If you’ve been around for a bit, you know that I tend to laugh at my misfortunes, make jokes out of my setbacks, and move on with a smile on my face. However, even my outer happy-go-lucky self seems to have its limits, and these limits have been reached. This is not a happy post.
I have 187 hours left before I have to get on a plane that’s going to take me away from the life I’ve built for myself over the past 6 years, away from the people that have become my family, away from the place that has beome my home. The life I worked so hard for, gone. Just like that. It’s admittedly hard to stay positive this time.
“But think about the good things that come out of it!” I can hear you saying. And believe me, I’ve tried. I had a whole list of “positive” things that come out of me having to leave my home. It’s on my phone. The items are:
- no poison oak?
Yeah. That’s it. “No poison oak?” is the only thing I could come up with over four months, and even that has been busted because—surprise—I was told that there is poison oak where I’m headed.
“You can build a new life for yourself again!”
Oh, honey, no. I’ve done that here. This is my new life. This is what I’ve worked so hard for. This is the life I haven’t even dared to dream of before. And it’s ending.
“Okay, but there must be something you’re looking forward to.”
People often say things like this until they learn what and where I’ve come from and how incredibly much my community—the people that have become more of a family—and my home—home, here—mean for me.
My school counselor-turned-friend told me once or twice that I’m one of the most resilient people he’s ever met. Well, I don’t feel resilient right now. I feel small and insignificant and beaten down. I don’t want to sleep—it feels like a complete waste of time—but I also don’t see a reason in getting out of the bed in the morning.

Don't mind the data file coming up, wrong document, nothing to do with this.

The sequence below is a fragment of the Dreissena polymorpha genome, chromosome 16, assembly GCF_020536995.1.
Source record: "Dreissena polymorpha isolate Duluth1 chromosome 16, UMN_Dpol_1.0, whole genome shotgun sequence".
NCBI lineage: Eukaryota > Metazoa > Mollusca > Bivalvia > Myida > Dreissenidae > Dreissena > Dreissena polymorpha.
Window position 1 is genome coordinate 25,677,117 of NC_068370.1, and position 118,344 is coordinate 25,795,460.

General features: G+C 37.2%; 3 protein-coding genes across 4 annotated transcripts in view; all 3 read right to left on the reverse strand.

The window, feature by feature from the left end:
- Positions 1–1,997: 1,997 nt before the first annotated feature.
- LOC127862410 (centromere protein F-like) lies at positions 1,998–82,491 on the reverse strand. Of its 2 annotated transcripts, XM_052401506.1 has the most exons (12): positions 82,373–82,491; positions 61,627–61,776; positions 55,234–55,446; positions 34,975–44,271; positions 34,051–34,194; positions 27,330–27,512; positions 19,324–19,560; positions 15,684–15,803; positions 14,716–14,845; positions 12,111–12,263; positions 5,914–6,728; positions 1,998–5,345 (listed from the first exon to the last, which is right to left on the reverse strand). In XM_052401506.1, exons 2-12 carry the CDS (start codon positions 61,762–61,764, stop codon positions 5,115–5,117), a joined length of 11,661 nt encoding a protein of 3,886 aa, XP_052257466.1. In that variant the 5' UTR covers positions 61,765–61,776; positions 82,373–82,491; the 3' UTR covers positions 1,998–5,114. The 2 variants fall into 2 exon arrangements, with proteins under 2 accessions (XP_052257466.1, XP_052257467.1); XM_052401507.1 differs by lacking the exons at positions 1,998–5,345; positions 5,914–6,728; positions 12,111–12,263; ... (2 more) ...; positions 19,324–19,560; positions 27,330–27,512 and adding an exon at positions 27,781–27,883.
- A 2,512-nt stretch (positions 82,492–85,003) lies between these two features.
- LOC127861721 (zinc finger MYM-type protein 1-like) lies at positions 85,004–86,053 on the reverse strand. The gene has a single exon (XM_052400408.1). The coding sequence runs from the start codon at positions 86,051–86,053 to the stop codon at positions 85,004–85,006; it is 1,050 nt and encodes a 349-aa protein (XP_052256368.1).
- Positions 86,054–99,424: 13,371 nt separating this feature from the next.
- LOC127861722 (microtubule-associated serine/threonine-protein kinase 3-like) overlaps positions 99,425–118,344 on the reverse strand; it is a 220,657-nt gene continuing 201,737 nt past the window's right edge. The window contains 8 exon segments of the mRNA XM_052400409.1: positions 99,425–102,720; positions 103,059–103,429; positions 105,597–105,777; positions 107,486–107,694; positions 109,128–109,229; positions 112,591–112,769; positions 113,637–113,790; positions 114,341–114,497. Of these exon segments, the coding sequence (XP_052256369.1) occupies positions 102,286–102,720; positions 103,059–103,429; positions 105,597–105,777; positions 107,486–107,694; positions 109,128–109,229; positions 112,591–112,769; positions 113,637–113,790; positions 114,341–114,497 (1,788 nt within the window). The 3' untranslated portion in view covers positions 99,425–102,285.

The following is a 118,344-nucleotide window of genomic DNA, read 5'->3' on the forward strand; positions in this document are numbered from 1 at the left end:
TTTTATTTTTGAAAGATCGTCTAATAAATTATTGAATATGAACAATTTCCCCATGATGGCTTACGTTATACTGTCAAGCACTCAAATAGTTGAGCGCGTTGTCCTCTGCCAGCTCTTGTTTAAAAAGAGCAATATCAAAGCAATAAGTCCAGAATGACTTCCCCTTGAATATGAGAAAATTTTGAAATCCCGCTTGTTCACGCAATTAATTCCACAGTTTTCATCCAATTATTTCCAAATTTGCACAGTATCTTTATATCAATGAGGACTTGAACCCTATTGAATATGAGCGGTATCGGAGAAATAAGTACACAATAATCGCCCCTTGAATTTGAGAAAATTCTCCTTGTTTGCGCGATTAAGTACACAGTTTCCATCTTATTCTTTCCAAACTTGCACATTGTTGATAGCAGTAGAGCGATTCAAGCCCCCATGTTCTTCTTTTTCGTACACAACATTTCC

This following weekend, I was supposed to see one of the people who mean the most to me in my life to say goodbye. A tragedy of no small proportions happened in their life and we won’t be able to see each other. Our last hug, therefore, had already happened on Saturday, April 2. It was a short one and I regret every second that I let go too early, expecting to see them once more.
The grief and loneliess of this situation is crushing. It’s like a mountain that keeps growing as I try to climb it, and I’m pretty sure that the top is so high up there’s no oxygen left—and I don’t have an oxygen tank ith me.
I know I wrote so many times about how important it is to keep going when things get tought but I never throught I would be in a place where I didn’t have a reason to. I managed an edless amount of constant hope-failure cycles with immigration only because I had a reason to keep on fighting. It was tought but giving up wasn’t an option because there was something to fight for. But I’ve lost that fight and all the reasons for it are staying here, which is soon to be “there, very far away, perhaps forever out of my reach.”
This was not a happy post but it was one that was very much needed. These struggles are as real as it gets and it didn’t feel right (and was downright impossible) to write and post anothe fun, elated, sunshine-filled post when the reality is so different. It felt like lying.
I might or might not post next Tuesday, the day before my departure. Next post is hopefully going to be a fun one; I’ve run a half marathon up in Utah, visited Zion NP, finally ran in Flagstaff, and a lot of other nice things. Hopefully I’ll be able to share them with you soon.
Lots of love,